Another topic where utilities and regulators have taken positive action has been around power supply demand charges for standby customers. In 2018, Dayton Power & Light in Ohio eliminated altogether the power supply demand charges in its standard service offer for standby generation service, significantly reducing monthly charges for standby service. While power supply demand charges have not been completely eliminated in Michigan, the MPSC has provided direction that these charges should be fairly pro-rated to reflect standby service customers’ partial and infrequent use of generation resources.

In its order in case no. U-18255 the MPSC stated “that it is reasonable to approve an R3 standby tariff that sets … an on-peak daily power supply demand charge based on a proration of the full service D11 monthly power supply demand charge, and a maintenance on-peak demand charge of 50% of the on-peak daily power supply demand charge.”[6] This recommendation represents an improvement over the previous design because it explicitly reflects a proration (set at 1/10) of the full service rate, and was recently re-affirmed in the MPSC’s order in case no. U-20162: “The Commission agrees with the Staff, MEIBC/IEI, ABATE, and the ALJ and finds that the current method for allocating power supply capacity costs to R3 customers should be retained.”[7]

In Minnesota, Xcel Energy provides an alternative model for demand charge pro-ration, dealing with unscheduled standby use during on-peak times by charging customers a per kWh “Peak Period Energy Surcharge” in lieu of a per kW on-peak demand charge.[8] In its 2016 filing, Xcel Energy stated: “An advantage of this energy based approach is that it functions very similarly to a daily as-used demand charge for backup service. By replacing the standby usage demand charge with an excess peak period energy usage charge … we believe standby service would more clearly and equitably recover the costs of providing standby service.”[9]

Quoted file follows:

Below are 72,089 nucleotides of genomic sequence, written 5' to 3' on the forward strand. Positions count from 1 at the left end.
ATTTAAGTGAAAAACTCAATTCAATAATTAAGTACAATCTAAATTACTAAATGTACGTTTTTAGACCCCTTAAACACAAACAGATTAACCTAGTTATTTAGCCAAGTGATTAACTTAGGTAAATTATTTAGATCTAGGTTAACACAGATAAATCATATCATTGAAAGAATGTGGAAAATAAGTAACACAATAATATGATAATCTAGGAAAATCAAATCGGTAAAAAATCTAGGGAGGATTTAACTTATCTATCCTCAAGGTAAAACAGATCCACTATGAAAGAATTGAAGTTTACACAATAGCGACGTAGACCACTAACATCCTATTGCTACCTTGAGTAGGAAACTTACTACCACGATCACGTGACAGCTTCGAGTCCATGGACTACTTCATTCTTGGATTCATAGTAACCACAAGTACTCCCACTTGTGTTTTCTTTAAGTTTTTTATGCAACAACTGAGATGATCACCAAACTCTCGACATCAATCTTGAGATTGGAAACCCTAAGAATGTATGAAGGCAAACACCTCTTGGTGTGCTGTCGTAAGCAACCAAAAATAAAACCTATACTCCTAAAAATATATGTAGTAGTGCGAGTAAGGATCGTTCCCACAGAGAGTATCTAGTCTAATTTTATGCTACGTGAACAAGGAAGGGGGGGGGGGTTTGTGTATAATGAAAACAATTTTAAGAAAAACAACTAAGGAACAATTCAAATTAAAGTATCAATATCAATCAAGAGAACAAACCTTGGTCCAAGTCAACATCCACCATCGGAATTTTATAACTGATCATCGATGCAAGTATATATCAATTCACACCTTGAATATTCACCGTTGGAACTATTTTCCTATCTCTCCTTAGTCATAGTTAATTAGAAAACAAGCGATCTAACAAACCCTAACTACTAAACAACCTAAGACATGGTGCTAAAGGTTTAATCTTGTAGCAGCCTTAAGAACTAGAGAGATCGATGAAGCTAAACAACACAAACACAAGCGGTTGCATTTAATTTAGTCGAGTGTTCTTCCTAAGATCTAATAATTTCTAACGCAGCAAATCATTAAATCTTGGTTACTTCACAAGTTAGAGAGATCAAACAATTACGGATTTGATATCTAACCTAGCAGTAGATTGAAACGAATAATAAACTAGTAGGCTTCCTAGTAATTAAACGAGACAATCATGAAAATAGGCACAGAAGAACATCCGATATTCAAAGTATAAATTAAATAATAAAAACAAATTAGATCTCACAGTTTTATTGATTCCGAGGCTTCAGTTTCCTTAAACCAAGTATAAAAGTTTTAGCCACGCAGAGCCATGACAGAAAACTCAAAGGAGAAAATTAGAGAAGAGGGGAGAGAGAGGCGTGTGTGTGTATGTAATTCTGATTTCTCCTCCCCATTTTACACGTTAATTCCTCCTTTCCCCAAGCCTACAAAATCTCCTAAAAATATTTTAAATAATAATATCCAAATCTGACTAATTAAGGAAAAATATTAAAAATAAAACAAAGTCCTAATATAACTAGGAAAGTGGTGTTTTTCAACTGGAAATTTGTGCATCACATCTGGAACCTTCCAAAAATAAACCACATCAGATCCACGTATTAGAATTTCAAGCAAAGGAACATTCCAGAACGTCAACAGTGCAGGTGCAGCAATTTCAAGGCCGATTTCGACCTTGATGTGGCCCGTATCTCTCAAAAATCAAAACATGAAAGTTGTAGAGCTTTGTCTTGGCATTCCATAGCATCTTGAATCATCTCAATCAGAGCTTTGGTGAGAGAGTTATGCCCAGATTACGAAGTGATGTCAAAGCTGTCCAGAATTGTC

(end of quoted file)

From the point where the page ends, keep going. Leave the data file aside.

Whether eliminating or pro-rating demand charges for standby customers, fair demand charges begin with fair cost allocation in the utility’s cost of service study; this issue came to the fore in the most recent DTE rate case no. U-20162, in which the MPSC affirmed that both full service D11 power supply capacity costs and partial requirements R3 power supply capacity costs should be allocated with reference to 4CP, which is calculated based upon customer demand coinciding with the system peak demands during the summer months. This method of power supply capacity cost allocation aligns with cost causation principles for standby service customers because it reflects customers’ actual contribution to system peaks, which drive company investments in common, shared facilities. Standby customers do not hit the 4CP system peaks very often, which makes sense in light of the overall reliability of CHP systems.


[1] Energy and Environmental Analysis, Inc., Final Report: Distributed Generation Operational Reliability and Availability Database (January 2004), prepared for Oakridge National Laboratory, available at

[2] See Xcel Energy, Minnesota PUC Docket CI-15-115, May 19, 2016, p. 7 (“Company generation on average is available to service customer load 89 percent of the time, and 11 percent of the time is unavailable for either scheduled or forced outages.”)

[3] See Energy Resources Center, p. 11.

[4] Michigan Public Service Commission, Order, U-18255, April 18, 2018, p. 77

[5] Michigan Public Service Commission, Order, U-20162, May 2, 2018, p. 152

[6] Michigan Public Service Commission, Order, U-18255, April 18, 2018, p. 77

[7] Michigan Public Service Commission, Order, U-20162, May 2, 2018, p. 150

[8] See Xcel Energy Rate Book, available at

[9] See Xcel Energy, Minnesota PUC Docket CI-15-115, May 19, 2016, p. 16